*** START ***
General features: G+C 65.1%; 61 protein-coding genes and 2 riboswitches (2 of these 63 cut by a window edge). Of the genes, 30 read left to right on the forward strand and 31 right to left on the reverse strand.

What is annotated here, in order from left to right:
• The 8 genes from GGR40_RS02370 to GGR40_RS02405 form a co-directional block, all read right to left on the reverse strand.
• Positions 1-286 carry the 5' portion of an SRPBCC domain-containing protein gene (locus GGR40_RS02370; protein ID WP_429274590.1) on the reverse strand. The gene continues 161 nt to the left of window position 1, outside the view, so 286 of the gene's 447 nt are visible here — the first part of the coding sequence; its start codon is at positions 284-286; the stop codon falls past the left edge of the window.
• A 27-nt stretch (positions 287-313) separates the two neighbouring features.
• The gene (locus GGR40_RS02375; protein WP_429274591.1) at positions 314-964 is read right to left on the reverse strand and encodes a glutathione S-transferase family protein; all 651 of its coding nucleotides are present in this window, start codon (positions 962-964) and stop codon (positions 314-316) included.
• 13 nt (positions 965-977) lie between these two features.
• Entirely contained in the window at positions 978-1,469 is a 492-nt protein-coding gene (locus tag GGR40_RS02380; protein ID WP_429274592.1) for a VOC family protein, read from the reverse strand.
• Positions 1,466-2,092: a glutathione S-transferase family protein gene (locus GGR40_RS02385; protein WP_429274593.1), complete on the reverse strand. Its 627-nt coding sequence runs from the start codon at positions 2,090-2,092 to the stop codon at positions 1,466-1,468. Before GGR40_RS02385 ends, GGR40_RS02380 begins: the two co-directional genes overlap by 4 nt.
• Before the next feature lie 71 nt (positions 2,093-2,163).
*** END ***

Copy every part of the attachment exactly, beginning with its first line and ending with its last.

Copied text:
General features: G+C 65.1%; 61 protein-coding genes and 2 riboswitches (2 of these 63 cut by a window edge). Of the genes, 30 read left to right on the forward strand and 31 right to left on the reverse strand.

What is annotated here, in order from left to right:
• The 8 genes from GGR40_RS02370 to GGR40_RS02405 form a co-directional block, all read right to left on the reverse strand.
• Positions 1-286 carry the 5' portion of an SRPBCC domain-containing protein gene (locus GGR40_RS02370; protein ID WP_429274590.1) on the reverse strand. The gene continues 161 nt to the left of window position 1, outside the view, so 286 of the gene's 447 nt are visible here — the first part of the coding sequence; its start codon is at positions 284-286; the stop codon falls past the left edge of the window.
• A 27-nt stretch (positions 287-313) separates the two neighbouring features.
• The gene (locus GGR40_RS02375; protein WP_429274591.1) at positions 314-964 is read right to left on the reverse strand and encodes a glutathione S-transferase family protein; all 651 of its coding nucleotides are present in this window, start codon (positions 962-964) and stop codon (positions 314-316) included.
• 13 nt (positions 965-977) lie between these two features.
• Entirely contained in the window at positions 978-1,469 is a 492-nt protein-coding gene (locus tag GGR40_RS02380; protein ID WP_429274592.1) for a VOC family protein, read from the reverse strand.
• Positions 1,466-2,092: a glutathione S-transferase family protein gene (locus GGR40_RS02385; protein WP_429274593.1), complete on the reverse strand. Its 627-nt coding sequence runs from the start codon at positions 2,090-2,092 to the stop codon at positions 1,466-1,468. Before GGR40_RS02385 ends, GGR40_RS02380 begins: the two co-directional genes overlap by 4 nt.
• Before the next feature lie 71 nt (positions 2,093-2,163).